Zurik: State hopes to have oil tank warning rule passed by end of the year

The view from a Louisiana State Police drone shows the aftermath of the explosion that took the...
The view from a Louisiana State Police drone shows the aftermath of the explosion that took the life of Zalee Day, 14, in Beauregard Parish, La.(Source: Louisiana State Police)
Published: Oct. 28, 2021 at 10:00 PM CDT
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NEW ORLEANS (WVUE) - Eight months after an explosion of an oil tank in Southwest Louisiana killed a teenage girl, a state agency hopes to have a new rule in place soon that could prevent another child from being injured or killed.

The proposed rule to add warning signage and fencing around the tanks was proposed following the February 28 death of Zalee Day Smith in Ragley, La. The rule changes, proposed by the Louisiana Department of Natural Resources’ Office of Conservation, would apply to tank batteries located within a city, close to a highway, home, school or church, like the one that killed Smith.

The safety measures would include forcing companies to build a fence at least four feet high around the tank site with a lock attached. The rule also states hatches not used for pressure relief are to be sealed and warning signage to be placed next to the tank or ladder.

The Office of Conservation held a public hearing and allowed letters to be submitted about the rule change. Three letters were received in support of the changes, no comments were submitted against the rules.

One of those letters was from Geri Perkins, from Baton Rouge.

“The death of Zalee rocked my family and friends,” Perkins wrote in her letter. “She was too young to die, let alone die such a violent and sudden death.”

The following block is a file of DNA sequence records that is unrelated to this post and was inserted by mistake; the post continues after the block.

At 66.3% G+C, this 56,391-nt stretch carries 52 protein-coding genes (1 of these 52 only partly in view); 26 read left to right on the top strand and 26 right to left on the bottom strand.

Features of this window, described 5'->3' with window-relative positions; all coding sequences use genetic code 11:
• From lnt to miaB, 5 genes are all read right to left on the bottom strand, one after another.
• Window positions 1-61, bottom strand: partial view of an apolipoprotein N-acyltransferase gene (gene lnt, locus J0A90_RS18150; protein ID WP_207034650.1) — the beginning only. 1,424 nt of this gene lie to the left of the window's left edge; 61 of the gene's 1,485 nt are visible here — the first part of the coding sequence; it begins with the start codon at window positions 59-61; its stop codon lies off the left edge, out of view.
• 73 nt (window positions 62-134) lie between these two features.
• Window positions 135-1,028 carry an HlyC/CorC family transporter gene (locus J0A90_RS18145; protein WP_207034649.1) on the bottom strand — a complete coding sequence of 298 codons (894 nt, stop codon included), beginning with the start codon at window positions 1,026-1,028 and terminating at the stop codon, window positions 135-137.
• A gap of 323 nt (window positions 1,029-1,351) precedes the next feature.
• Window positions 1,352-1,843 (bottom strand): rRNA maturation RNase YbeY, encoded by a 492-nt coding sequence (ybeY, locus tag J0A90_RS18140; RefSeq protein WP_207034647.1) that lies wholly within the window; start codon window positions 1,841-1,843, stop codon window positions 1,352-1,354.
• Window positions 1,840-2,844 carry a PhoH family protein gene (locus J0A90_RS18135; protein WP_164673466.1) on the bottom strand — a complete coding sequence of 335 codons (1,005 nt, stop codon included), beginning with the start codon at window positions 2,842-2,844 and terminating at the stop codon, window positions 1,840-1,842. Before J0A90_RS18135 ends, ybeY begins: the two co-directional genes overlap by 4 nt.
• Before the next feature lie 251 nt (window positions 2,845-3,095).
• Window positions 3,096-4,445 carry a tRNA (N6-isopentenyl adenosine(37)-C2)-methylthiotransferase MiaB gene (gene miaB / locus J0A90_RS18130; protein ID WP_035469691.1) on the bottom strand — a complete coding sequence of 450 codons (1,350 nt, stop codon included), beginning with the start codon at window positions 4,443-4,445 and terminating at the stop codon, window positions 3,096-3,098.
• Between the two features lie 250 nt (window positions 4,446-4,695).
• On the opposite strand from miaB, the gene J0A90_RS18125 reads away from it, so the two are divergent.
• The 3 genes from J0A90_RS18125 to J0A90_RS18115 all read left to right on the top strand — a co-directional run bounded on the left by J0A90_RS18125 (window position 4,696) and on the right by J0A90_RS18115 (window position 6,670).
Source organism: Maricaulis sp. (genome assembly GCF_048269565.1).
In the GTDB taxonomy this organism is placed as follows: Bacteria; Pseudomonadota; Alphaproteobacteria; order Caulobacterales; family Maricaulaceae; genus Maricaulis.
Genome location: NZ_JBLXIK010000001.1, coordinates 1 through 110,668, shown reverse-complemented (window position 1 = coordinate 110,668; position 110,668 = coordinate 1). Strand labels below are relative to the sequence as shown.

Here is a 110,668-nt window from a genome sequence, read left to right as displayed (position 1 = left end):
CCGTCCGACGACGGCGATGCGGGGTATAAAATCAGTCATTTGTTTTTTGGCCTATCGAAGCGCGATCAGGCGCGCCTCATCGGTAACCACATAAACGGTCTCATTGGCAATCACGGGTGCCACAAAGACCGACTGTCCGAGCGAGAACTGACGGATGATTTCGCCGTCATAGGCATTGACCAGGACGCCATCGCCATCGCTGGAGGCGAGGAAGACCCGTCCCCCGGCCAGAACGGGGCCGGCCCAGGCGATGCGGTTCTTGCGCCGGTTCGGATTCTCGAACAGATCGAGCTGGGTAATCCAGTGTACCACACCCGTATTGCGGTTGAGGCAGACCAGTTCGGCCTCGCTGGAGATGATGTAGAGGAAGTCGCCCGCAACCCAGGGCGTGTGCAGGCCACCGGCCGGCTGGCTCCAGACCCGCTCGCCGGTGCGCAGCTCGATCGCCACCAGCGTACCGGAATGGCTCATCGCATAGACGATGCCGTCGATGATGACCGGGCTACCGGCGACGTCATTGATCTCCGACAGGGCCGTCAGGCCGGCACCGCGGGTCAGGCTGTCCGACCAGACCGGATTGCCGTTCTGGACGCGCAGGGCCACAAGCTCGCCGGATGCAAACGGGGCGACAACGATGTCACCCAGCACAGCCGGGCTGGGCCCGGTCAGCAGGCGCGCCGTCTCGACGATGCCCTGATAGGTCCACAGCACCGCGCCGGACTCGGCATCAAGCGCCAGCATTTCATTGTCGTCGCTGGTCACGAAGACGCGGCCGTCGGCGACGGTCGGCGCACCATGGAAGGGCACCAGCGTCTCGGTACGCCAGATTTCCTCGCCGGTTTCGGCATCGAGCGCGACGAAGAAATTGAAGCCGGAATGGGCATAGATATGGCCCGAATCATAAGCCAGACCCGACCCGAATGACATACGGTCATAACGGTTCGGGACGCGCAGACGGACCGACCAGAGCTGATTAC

Perkins said her family is from the area where Zalee lived and had relatives who would play on that same site. She said what happened to Zalee could have happened to any child in the area.

“There was nothing,” Perkins said. “It looked like an abandoned storage facility on a piece of a field. And I don’t know if you can remember back from when you were a kid, but that looks like a playground.”

That neighborhood playground of sorts was a tank battery that neighbors believed to be harmless, plugged and safe. Zalee’s family now knows the site was a discarded danger that proved to be deadly.

“Her body was so crushed we had to have a closed casket,” Maxwell Smith, Zalee’s father, said. “That’s ridiculous to have to have a fence around a swimming pool... but you don’t have to have one around an explosive volatile oil field site. What happened here?!”

The Office of Conservation sent the proposed regulations to a state legislative committee and hope to have action taken on the rules by the end of the year.

Perkins believes the state’s rules are a start, but oil companies need to also be held accountable.

These corporations, they have deep pockets, and you’re going to put an oil tank on someone’s property or near someone’s property near a church. Children don’t know these things,” Perkins said. “Why aren’t they liable? They need to be responsible for their actions. You can’t put something so dangerous, near people who aren’t educated about it and just say, flip a coin, you know?”

During the comment period, the state Office of Conservation received no letters of opposition to the new rules and no comment from the oil and gas industry.

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